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Posted by: Georgia Center for Sight

January is Glaucoma Awareness Month

According to the Glaucoma Research Foundation, more than 3 million people in the United States have glaucoma. The National Eye Institute projects this number will reach 4.2 million by 2030, a 58 percent increase.

What is Glaucoma?

Glaucoma is a group of eye diseases that gradually steal eyesight without any warning. The most common forms of glaucoma mainly affect the middle-aged and the elderly; however, glaucoma can affect people of all ages.

Vision loss is caused by damage to the optic nerve. This nerve acts like an electric cable with over a million wires. It is responsible for carrying images from the eye to the brain.

As of now, there is no cure for glaucoma just yet. However, medication or surgery can slow or prevent further vision loss from the disease. The appropriate treatment depends upon the type of glaucoma, among many other factors, in which your eye doctor will choose what is best for you. Early detection is vital to stopping the progress of the disease.

Types of Glaucoma

There are two main types of glaucoma: primary open-angle glaucoma (POAG) and angle-closure glaucoma. These are marked by increased intraocular pressure (IOP) or pressure inside the eye. This is called normal-tension glaucoma when optic nerve damage has occurred despite a normal IOP.

Secondary glaucoma is any case in which another disease causes or contributes to increased eye pressure, resulting in optic nerve damage and vision loss.

Risk Factors

Those at higher risk for being diagnosed with glaucoma include individuals of African, Asian, and Hispanic descent. The other high-risk groups include people over 60, family members of those already diagnosed, a diabetes diagnosis, and those individuals who are severely nearsighted people.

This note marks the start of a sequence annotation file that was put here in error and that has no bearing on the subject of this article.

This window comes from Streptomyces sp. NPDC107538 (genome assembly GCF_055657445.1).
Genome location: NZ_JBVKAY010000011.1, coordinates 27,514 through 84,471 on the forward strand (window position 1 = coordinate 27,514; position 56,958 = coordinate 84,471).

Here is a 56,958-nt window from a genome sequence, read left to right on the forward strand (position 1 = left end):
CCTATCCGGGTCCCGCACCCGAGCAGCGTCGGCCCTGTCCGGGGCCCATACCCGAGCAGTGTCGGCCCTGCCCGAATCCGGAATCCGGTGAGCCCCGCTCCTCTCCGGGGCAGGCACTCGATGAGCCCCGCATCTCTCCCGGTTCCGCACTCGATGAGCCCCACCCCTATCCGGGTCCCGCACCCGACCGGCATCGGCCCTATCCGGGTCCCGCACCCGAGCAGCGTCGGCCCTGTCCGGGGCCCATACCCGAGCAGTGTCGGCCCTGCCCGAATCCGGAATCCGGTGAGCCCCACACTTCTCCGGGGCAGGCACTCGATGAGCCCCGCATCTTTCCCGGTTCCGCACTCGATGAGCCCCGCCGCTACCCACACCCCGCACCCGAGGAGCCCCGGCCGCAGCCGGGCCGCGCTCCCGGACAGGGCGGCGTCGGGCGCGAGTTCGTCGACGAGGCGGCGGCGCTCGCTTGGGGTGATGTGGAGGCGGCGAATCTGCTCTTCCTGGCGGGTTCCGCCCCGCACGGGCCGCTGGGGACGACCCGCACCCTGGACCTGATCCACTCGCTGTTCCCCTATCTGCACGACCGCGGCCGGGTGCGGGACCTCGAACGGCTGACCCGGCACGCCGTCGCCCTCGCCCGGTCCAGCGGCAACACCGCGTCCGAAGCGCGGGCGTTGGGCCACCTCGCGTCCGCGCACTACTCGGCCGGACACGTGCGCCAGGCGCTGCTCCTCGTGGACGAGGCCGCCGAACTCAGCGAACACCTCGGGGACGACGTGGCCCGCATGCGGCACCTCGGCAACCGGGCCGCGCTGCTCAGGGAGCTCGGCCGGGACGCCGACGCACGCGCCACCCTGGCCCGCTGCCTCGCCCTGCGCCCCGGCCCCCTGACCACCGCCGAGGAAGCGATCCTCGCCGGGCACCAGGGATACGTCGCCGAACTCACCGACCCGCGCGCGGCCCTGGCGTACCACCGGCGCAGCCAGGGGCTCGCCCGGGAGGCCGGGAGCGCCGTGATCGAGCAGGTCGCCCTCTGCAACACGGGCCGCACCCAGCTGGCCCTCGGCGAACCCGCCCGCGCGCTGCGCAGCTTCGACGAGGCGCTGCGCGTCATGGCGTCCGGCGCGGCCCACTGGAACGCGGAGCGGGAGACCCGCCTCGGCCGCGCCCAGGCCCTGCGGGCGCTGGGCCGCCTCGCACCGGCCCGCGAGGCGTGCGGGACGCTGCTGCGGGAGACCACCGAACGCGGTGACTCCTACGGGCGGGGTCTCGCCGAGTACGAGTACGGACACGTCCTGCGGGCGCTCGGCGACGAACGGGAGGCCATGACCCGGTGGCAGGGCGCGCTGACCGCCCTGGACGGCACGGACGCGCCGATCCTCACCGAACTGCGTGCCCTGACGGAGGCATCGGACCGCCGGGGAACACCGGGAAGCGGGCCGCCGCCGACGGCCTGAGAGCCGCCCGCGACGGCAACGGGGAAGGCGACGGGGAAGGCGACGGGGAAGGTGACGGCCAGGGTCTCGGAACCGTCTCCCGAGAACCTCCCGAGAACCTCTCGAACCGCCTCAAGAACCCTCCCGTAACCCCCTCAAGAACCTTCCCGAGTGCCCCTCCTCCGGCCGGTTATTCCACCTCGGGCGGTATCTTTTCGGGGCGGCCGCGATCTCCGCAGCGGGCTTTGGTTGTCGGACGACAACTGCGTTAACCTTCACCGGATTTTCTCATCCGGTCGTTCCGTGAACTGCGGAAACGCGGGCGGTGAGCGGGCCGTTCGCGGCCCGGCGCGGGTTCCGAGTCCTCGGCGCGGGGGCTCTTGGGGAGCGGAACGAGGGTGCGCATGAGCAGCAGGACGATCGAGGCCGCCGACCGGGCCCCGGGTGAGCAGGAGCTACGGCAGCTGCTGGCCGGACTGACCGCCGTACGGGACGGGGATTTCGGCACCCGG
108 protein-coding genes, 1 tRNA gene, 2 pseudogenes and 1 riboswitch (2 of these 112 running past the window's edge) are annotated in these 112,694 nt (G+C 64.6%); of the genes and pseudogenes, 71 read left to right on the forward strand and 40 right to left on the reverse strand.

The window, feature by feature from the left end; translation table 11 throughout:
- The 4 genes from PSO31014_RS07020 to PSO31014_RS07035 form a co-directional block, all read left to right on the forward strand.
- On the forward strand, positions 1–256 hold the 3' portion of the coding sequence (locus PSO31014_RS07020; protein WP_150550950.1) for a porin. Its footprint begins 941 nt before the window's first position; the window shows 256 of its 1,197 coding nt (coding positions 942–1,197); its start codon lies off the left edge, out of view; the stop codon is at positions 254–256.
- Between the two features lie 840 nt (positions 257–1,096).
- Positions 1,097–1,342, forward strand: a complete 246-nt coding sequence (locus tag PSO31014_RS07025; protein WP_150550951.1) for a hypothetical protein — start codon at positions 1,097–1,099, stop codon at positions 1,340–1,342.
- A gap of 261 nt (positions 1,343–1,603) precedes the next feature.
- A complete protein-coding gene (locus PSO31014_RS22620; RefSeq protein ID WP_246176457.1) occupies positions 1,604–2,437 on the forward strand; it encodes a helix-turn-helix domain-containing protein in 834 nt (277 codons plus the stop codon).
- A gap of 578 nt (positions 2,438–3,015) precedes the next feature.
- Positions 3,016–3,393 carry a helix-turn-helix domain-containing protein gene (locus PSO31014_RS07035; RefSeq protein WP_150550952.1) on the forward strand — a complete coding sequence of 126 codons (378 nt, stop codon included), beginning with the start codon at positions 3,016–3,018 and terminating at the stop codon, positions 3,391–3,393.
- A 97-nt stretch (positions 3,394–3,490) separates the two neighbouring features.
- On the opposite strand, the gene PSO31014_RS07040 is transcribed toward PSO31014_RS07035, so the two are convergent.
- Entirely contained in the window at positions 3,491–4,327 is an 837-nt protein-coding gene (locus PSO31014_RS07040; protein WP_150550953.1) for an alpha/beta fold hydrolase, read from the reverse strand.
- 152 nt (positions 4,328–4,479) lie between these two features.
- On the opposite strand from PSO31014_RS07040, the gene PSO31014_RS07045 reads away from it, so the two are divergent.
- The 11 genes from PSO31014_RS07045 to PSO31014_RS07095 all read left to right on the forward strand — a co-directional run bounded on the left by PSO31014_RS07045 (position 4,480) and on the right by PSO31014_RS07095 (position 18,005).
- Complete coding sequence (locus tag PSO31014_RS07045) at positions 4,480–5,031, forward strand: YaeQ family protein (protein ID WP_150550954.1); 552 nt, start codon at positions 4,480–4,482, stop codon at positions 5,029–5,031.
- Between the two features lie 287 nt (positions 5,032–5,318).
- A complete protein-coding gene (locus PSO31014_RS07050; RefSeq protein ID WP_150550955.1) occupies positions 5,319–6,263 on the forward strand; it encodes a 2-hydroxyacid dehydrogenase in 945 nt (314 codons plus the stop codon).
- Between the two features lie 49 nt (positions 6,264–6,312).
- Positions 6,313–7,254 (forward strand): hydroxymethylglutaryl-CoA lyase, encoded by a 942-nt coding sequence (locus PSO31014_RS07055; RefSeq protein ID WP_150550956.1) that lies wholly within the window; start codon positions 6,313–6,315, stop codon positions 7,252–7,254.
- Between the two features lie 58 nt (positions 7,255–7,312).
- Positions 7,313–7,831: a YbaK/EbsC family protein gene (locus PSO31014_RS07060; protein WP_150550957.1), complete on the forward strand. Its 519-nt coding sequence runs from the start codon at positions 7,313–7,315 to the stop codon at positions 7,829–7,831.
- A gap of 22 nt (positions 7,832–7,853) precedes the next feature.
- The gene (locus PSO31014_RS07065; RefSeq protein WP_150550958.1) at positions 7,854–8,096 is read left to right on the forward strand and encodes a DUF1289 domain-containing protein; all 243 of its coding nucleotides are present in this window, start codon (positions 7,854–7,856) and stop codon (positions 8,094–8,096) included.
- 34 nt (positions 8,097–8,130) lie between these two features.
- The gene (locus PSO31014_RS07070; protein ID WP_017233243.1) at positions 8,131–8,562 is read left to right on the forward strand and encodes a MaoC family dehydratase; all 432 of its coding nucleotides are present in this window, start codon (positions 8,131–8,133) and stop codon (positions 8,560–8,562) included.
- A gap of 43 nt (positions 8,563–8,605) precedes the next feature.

Regular eye exams are Important

Early detection is key to stopping the progress of glaucoma. The best prevention in protecting your sight from glaucoma is simply scheduling a comprehensive eye examination. Protect your eyesight by educating yourself about the risk factors and prioritizing scheduling a regular eye exam.

Help us spread awareness about this sight-stealing disease:

  1. Don’t be afraid to talk to your friends and family about glaucoma disease. If you have been diagnosed with glaucoma, don’t keep it a secret. Share your diagnosis with your family to ensure they take the necessary steps to protect their eye health.
  2. Spread the good news about our office and your eye doctor by referring a family member or friend to our practice.
  3. Don’t Be Blind Sided by Glaucoma … Take charge of your eye health and schedule an appointment TODAY!

Your Healthy Eyesight Is Our Highest Priority!

Georgia Center for Sight
References: American Academy of Ophthalmology and Glaucoma Research Foundation. This blog provides information and discussion about eye health and related subjects. The content provided in this blog and any linked materials are not intended and should not be considered medical advice. If the reader or any other person has a medical concern, they should consult with an appropriately licensed physician.

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